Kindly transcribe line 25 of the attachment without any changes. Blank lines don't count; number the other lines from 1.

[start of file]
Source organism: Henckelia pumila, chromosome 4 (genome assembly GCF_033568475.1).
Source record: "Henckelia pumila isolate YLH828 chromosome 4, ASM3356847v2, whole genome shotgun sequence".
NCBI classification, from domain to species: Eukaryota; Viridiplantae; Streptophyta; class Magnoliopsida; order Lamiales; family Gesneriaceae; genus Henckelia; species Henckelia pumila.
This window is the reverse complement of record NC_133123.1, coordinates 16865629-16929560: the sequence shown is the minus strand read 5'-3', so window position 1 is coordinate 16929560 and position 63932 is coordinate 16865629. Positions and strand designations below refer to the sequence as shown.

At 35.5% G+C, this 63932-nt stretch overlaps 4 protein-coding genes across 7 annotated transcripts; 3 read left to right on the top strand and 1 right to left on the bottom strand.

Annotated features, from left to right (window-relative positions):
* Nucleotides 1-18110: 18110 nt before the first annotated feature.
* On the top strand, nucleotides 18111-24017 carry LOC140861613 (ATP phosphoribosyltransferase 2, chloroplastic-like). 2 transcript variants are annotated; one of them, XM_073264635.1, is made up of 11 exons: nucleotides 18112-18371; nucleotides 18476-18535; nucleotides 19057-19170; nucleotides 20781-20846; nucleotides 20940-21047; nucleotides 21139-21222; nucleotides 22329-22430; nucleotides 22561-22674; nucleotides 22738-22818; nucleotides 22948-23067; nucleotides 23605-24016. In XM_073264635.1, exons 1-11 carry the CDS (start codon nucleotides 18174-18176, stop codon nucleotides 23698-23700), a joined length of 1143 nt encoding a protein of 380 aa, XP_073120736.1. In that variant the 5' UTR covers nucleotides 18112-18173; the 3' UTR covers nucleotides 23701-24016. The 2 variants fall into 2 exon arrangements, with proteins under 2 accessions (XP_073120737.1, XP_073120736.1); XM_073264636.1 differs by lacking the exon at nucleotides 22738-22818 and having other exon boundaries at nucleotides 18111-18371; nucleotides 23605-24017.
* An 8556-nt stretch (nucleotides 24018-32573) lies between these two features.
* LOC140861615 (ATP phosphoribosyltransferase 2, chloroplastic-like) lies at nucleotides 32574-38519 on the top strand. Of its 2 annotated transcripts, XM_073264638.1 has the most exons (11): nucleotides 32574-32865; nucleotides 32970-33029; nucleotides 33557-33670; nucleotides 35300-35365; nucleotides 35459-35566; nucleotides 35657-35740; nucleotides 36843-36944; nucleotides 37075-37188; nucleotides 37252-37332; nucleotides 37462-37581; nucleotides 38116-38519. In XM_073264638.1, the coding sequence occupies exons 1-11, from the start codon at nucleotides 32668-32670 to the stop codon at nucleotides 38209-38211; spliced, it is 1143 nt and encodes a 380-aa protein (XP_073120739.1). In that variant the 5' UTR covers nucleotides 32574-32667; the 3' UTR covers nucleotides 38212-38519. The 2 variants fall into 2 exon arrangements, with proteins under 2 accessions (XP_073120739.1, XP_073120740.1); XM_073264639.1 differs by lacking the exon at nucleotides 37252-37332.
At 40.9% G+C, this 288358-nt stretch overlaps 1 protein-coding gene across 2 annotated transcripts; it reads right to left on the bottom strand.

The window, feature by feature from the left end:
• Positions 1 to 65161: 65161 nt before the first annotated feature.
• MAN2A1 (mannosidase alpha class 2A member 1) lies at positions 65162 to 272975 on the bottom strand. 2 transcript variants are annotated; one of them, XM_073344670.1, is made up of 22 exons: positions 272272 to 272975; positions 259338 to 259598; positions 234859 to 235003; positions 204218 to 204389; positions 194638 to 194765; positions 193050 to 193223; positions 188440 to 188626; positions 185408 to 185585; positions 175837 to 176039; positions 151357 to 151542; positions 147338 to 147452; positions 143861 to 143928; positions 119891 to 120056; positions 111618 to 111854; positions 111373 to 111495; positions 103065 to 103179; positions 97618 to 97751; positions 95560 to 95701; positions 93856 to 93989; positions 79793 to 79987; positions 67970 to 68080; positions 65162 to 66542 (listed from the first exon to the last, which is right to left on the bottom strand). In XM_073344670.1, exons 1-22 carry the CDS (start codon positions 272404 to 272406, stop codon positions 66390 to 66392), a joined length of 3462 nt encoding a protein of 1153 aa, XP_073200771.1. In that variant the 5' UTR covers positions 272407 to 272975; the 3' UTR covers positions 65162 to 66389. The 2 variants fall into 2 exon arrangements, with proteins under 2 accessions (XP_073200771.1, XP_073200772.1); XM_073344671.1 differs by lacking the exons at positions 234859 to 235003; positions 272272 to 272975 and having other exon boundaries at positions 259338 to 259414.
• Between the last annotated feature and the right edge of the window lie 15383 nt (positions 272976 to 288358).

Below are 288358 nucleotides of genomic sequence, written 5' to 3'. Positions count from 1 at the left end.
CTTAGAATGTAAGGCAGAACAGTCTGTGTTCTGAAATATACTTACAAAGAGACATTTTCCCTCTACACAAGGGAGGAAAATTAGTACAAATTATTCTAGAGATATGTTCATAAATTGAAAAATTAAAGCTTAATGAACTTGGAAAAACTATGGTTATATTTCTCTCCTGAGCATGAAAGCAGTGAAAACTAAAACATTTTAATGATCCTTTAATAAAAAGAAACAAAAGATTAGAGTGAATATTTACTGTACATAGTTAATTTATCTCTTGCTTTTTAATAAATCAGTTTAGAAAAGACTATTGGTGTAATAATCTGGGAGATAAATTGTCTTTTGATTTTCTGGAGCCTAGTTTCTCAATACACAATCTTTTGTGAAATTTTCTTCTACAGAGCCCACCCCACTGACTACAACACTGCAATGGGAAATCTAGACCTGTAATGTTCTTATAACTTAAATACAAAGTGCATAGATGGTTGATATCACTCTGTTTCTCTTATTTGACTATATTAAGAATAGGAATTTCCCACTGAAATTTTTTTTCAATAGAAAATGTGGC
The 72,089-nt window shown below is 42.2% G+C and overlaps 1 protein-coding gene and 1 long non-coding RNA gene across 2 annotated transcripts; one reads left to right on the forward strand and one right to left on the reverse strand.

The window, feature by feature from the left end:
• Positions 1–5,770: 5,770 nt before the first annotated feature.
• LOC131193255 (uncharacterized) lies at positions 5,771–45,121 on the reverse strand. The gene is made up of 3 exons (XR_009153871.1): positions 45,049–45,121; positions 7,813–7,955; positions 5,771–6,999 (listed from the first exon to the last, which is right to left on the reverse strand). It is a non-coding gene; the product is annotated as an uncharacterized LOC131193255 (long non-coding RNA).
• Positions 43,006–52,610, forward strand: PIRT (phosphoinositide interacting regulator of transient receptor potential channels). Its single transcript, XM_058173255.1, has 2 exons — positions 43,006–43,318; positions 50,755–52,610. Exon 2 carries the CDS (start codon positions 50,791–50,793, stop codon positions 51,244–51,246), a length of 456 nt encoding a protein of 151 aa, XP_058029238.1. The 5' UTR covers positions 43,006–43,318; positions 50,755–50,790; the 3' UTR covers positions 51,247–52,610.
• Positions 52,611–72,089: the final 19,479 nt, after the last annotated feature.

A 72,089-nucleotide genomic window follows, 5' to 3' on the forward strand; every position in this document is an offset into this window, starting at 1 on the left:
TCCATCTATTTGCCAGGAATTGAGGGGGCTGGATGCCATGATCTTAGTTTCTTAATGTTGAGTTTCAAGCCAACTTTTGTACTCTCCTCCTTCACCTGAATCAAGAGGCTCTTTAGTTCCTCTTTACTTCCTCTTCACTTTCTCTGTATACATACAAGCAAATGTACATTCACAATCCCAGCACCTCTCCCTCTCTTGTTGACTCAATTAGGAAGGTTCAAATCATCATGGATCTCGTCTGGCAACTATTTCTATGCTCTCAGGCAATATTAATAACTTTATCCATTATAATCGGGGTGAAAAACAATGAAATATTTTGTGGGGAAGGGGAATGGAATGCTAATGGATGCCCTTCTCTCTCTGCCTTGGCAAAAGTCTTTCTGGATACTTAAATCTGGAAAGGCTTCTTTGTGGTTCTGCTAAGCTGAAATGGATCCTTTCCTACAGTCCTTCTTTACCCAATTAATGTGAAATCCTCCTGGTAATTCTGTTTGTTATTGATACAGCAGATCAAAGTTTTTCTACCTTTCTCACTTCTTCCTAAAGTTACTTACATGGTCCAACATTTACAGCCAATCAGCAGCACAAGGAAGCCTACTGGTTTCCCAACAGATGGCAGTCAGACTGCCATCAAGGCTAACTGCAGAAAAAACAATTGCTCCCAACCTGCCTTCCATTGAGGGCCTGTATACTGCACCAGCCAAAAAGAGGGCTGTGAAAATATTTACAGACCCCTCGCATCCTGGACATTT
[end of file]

TCCATCTATTTGCCAGGAATTGAGGGGGCTGGATGCCATGATCTTAGTTTCTTAATGTTGAGTTTCAAGCCAACTTTTGTACTCTCCTCCTTCACCTGAATCAAGAGGCTCTTTAGTTCCTCTTTACTTCCTCTTCACTTTCTCTGTATACATACAAGCAAATGTACATTCACAATCCCAGCACCTCTCCCTCTCTTGTTGACTCAATTAGGAAGGTTCAAATCATCATGGATCTCGTCTGGCAACTATTTCTATGCTCTCAGGCAATATTAATAACTTTATCCATTATAATCGGGGTGAAAAACAATGAAATATTTTGTGGGGAAGGGGAATGGAATGCTAATGGATGCCCTTCTCTCTCTGCCTTGGCAAAAGTCTTTCTGGATACTTAAATCTGGAAAGGCTTCTTTGTGGTTCTGCTAAGCTGAAATGGATCCTTTCCTACAGTCCTTCTTTACCCAATTAATGTGAAATCCTCCTGGTAATTCTGTTTGTTATTGATACAGCAGATCAAAGTTTTTCTACCTTTCTCACTTCTTCCTAAAGTTACTTACATGGTCCAACATTTACAGCCAATCAGCAGCACAAGGAAGCCTACTGGTTTCCCAACAGATGGCAGTCAGACTGCCATCAAGGCTAACTGCAGAAAAAACAATTGCTCCCAACCTGCCTTCCATTGAGGGCCTGTATACTGCACCAGCCAAAAAGAGGGCTGTGAAAATATTTACAGACCCCTCGCATCCTGGACATTT